By agreement with the Brotherhood the attorneys who are designated as regional counsel charge a fee of twenty-five per cent of the amount recovered in each case, whether recovery is by settlement or by judgment. Regional counsel have also agreed to and do pay all court costs, investigation costs, costs of doctors' examinations, expert witness fees, transcript costs and the cost of printing briefs on appeal. They also pay the total cost of operating the legal aid department of the union. All expenses of the legal aid department are apportioned among the sixteen regional counsel in the ratio that their respective gross fees bear to the total gross recoveries throughout the country. Periodically throughout the year the legal aid department assesses each regional counsel for his proportionate share of the total cost, and at the end of each year each regional counsel is billed for the balance of his assessment. The Brotherhood maintains a practice of apportioning the very high expenses of its conventions among its various "departments" on the basis of the amount of time spent in discussing, on the floor of the convention, the affairs of that department. The legal aid department's share of this cost is assessed against and paid by the regional counsel.
The Brotherhood constitution requires that each local lodge appoint someone whose duty it is to fill out an accident report whenever a member is injured, and also to make contact with the injured man, or the relatives of a man who is killed, and make it known that legal advice will be given free of charge by the regional counsel. He also makes known the availability of regional counsel to handle the claim and any ensuing litigation for a total charge of twenty-five per cent of the amount recovered by settlement or by litigation. The twenty-five per cent includes all expenses of investigation and litigation.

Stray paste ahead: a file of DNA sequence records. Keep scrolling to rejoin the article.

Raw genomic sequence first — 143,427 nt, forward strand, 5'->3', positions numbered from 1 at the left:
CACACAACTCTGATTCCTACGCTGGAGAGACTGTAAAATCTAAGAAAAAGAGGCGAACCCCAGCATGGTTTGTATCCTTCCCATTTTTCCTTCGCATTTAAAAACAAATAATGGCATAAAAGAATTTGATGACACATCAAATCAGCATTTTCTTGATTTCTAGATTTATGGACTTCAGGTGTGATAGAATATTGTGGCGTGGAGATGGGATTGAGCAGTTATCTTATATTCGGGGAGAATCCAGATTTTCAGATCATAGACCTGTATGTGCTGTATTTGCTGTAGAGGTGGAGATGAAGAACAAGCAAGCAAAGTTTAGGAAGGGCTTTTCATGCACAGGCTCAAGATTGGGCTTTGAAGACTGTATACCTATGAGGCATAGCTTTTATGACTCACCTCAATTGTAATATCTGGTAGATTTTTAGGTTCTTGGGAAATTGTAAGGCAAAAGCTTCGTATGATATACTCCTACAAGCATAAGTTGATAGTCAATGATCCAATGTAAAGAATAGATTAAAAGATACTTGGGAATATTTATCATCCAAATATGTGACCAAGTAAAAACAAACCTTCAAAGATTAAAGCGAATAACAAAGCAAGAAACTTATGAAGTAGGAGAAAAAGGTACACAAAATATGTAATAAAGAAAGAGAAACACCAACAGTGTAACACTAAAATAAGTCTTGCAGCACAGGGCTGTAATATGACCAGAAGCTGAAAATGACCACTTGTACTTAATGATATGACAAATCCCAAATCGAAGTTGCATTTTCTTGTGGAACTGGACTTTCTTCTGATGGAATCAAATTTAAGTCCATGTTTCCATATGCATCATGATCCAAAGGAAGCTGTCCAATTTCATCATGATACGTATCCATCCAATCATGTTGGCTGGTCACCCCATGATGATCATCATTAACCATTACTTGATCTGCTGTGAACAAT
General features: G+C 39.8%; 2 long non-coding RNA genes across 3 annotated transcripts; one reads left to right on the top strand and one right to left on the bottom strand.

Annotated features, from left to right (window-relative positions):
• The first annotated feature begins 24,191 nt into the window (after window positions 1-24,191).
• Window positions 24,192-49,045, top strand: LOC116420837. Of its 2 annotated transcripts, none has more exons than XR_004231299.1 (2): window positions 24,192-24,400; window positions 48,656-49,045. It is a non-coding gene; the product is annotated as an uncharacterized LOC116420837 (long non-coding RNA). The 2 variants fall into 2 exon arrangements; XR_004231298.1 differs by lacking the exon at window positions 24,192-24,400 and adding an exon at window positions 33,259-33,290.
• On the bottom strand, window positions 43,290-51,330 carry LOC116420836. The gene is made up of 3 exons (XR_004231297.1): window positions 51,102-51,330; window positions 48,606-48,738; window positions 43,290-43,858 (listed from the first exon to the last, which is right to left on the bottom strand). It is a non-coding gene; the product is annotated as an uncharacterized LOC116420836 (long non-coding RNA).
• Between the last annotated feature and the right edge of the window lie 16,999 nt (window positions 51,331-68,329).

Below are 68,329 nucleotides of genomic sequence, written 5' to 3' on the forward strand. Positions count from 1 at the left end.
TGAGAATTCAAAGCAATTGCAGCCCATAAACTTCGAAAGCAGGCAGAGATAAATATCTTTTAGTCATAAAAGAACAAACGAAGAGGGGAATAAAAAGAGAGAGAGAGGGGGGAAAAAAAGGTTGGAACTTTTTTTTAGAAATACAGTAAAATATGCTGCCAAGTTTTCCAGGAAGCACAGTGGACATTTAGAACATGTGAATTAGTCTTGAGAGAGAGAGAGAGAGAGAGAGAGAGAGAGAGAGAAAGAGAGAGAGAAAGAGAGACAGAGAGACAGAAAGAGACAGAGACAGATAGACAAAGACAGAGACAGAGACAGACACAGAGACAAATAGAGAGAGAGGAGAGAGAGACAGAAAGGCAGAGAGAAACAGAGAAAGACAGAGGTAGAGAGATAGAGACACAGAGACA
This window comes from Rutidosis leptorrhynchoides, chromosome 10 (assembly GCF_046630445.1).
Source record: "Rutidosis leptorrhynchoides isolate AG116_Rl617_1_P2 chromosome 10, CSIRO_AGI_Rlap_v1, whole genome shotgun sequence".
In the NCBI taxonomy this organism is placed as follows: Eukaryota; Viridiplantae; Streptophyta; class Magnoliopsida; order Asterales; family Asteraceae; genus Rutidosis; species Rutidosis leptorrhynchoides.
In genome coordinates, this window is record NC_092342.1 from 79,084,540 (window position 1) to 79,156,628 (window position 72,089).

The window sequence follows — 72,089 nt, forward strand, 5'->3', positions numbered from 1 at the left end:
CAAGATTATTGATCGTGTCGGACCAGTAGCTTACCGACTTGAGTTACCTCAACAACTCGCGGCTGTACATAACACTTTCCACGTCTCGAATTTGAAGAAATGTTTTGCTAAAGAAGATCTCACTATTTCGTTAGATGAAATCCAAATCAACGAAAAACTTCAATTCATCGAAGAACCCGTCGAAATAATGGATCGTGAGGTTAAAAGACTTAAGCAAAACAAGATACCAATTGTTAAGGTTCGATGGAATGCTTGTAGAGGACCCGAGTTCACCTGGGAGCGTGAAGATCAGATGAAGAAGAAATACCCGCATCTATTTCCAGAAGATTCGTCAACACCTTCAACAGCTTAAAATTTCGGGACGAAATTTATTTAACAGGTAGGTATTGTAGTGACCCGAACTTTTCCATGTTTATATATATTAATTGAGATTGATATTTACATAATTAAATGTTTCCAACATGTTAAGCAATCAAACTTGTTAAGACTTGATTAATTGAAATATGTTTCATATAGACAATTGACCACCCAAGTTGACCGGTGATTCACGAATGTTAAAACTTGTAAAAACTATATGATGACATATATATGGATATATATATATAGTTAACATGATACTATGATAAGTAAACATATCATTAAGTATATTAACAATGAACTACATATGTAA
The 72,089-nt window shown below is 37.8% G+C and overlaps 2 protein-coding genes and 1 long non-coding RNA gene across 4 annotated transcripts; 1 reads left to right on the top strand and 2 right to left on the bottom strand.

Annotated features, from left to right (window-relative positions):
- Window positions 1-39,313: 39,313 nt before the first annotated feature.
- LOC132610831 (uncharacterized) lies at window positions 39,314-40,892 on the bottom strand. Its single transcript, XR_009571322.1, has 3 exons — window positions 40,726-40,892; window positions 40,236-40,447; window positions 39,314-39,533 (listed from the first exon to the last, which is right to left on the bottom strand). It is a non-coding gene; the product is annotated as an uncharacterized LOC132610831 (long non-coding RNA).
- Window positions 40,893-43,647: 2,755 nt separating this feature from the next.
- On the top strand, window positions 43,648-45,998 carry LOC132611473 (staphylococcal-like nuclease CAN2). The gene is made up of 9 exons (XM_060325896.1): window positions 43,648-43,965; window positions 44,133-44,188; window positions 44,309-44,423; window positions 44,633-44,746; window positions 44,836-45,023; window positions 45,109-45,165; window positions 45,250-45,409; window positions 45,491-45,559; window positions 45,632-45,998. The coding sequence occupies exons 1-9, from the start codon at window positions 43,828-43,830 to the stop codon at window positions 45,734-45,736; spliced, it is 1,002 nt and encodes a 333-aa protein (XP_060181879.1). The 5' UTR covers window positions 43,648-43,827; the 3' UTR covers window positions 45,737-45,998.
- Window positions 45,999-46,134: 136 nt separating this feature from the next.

The lodge member who investigates the occurrence and makes contact with the injured man recommends and urges that regional counsel be consulted and employed. These men carry blank copies of contracts employing the regional counsel's firm as attorneys. The regional investigators employed by the legal aid department also carry these contracts. If a signed contract is not obtained by an investigator in the field, an investigator often brings the interested parties to the office of the regional counsel in Chicago. The injured man may be accompanied by his wife, and if the interested party is a widow, the wife of the investigator also makes the trip. The expenses of these trips are paid immediately by regional counsel. The lodge member who investigates and urges the employment of regional counsel is also compensated by regional counsel at his regular hourly wage rate for time spent in investigating the case and in making the trip to Chicago. These amounts are paid whether or not the regional counsel is retained, and regardless of the ultimate outcome. In addition, Mr. Henslee testified, "There are many times when one of the boys will bring in a case, and taking care of the investigation, etc., they are given a gratuity of $100 or $150."